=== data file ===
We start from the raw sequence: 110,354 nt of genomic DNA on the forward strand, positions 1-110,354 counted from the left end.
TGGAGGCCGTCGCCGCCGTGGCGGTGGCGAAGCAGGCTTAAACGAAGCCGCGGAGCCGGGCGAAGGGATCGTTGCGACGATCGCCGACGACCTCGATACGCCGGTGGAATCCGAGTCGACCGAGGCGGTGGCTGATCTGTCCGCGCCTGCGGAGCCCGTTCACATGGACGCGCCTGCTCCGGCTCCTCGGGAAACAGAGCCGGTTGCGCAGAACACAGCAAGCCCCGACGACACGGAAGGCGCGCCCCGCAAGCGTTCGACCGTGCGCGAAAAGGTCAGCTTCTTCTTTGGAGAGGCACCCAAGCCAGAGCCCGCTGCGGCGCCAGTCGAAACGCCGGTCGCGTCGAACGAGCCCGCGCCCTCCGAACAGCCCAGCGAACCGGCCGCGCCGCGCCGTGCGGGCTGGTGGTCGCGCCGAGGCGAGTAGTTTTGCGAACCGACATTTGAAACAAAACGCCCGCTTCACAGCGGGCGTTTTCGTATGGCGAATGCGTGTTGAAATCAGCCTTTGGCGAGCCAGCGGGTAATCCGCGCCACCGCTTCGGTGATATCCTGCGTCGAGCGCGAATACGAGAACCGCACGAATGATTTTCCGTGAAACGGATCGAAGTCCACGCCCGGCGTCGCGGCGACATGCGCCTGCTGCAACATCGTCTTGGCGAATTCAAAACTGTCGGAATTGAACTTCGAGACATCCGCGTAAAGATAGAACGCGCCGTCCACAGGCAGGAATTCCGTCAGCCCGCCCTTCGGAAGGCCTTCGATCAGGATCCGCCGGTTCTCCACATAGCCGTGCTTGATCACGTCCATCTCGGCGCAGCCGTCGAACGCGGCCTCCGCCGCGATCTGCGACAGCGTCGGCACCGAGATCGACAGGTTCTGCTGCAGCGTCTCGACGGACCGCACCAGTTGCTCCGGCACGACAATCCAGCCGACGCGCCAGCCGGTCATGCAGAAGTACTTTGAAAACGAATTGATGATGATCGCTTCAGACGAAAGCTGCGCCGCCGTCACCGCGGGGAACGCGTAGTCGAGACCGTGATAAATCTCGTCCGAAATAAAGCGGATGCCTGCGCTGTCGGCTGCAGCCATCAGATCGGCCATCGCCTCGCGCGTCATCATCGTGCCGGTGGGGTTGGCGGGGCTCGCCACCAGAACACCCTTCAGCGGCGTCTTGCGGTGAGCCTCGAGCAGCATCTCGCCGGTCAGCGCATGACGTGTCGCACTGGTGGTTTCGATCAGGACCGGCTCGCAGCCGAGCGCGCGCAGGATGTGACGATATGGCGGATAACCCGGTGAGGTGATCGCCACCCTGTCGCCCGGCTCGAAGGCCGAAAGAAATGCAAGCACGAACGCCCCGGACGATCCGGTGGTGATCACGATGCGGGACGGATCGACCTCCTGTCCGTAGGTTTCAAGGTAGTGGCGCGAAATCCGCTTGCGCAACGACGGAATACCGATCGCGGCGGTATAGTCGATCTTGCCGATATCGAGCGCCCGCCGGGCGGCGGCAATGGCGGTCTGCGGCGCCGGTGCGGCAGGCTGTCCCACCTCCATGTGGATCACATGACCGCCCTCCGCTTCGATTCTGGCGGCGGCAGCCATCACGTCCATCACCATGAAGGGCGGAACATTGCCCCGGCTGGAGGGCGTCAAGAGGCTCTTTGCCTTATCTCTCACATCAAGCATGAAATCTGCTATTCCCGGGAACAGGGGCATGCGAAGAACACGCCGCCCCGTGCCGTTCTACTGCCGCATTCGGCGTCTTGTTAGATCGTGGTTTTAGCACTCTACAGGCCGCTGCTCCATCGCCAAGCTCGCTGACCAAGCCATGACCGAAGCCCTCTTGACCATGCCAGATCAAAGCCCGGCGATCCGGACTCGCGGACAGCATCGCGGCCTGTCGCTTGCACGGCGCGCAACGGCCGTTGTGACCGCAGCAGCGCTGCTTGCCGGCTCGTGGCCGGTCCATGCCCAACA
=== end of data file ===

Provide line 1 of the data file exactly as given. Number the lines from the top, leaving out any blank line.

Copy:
We start from the raw sequence: 110,354 nt of genomic DNA on the forward strand, positions 1-110,354 counted from the left end.